I already had my music going (Tina Cousins) and had been poised for 20 mins to start RunKeeper. Despite the countdown I still managed to be startled by the bang, but I pressed start and I was away. I enjoyed running along with a big group, people started to spread out but we were still pretty clumped.
I walked a bit then ran again until I got to a sign that said 1 km, with an official beside it cheering us on. Surely that was too soon? It didn't feel like I had run that far -- if I had I was going to nail this race! I checked my RunKeeper shortly after and that said I had gone about 600 metres. I think the sign was for the 6 km race which joined the bike path at a different place and then did a lap of the whole lake whereas we went out and back. Anyway, it was a bit confusing.
At this point, after two quite long intervals of running (long for me, anyway), my body was feeling good except for my shins which really started to hurt. They were hurting a lot. My walking pace at this point fell below 5 km/h and I was trying to stretch as I walked -- going on tiptoe for a while. I continued walking for quite a while, I think, then up the steep ramp to the bridge. Just before going up, the first runner past me going the other way back towards the finish line.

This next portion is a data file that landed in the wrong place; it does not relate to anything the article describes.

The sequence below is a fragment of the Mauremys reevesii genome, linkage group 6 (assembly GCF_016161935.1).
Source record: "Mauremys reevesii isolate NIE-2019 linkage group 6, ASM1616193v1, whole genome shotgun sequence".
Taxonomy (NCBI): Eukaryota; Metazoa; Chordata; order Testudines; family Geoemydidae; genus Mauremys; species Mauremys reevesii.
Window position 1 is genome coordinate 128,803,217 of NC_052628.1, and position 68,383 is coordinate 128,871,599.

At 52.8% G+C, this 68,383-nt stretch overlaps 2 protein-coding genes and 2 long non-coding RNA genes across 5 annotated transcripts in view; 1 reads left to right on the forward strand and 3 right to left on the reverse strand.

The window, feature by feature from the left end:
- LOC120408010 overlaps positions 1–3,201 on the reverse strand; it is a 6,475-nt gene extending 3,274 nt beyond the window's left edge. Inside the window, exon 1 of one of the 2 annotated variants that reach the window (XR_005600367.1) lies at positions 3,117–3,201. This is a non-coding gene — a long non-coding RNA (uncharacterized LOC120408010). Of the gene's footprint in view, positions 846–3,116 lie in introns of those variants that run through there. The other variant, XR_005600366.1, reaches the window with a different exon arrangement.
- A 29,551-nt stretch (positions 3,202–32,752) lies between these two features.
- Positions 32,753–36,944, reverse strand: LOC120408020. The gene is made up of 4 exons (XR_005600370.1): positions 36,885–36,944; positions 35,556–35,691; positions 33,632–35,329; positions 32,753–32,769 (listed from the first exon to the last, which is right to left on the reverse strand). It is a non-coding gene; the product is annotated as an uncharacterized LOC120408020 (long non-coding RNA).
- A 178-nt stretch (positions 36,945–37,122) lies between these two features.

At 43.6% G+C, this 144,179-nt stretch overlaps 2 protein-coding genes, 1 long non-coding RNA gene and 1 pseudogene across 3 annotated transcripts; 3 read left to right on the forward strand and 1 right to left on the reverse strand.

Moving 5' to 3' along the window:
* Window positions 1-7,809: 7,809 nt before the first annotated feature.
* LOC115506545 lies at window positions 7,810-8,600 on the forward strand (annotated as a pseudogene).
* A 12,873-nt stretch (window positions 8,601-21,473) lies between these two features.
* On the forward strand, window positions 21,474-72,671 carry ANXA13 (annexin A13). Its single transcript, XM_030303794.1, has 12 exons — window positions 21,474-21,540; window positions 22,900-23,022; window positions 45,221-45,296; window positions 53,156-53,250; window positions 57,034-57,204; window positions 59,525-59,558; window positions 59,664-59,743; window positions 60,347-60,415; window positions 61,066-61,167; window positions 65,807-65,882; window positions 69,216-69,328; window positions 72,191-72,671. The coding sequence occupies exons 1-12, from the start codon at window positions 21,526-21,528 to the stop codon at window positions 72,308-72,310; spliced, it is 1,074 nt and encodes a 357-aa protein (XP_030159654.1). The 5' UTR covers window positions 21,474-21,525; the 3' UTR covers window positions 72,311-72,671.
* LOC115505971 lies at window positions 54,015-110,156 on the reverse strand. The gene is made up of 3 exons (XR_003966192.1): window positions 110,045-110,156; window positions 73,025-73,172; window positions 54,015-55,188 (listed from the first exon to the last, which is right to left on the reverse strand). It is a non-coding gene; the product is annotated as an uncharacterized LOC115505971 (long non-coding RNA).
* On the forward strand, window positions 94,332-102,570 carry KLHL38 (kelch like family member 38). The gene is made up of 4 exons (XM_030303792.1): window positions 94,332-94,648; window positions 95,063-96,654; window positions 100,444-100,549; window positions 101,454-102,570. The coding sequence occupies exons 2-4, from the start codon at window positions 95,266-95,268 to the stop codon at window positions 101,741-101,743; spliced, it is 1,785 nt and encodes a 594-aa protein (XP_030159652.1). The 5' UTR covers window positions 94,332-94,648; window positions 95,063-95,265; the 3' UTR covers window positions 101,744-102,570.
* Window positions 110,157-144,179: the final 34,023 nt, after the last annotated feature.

About halfway across the bridge a little kid (maybe 7 or 8 years old) somehow walked straight into a metal street-light pole, face first. Maybe he had his eyes closed? There were tears. His mother was with him for cuddles and remonstrations ("remember at running school they told you to run with your head up?") so I just kept going and shortly afterwards they ran past me so he mustn't have been too hurt.
On the other side of the bridge there was a nice down slope, so I ran again until I got to the water station, had a few mouthfuls of water, ran a bit more. Looped under the bridge and back up the slope again onto the other side to cross back. I wasn't in quite as much pain now but for some reason I felt a little teary. I was about halfway now. I didn't see any distance markers except for that one erroneous 1 km one. As I was on the bridge on the way back, the last of the walkers in my race were crossing for the first time.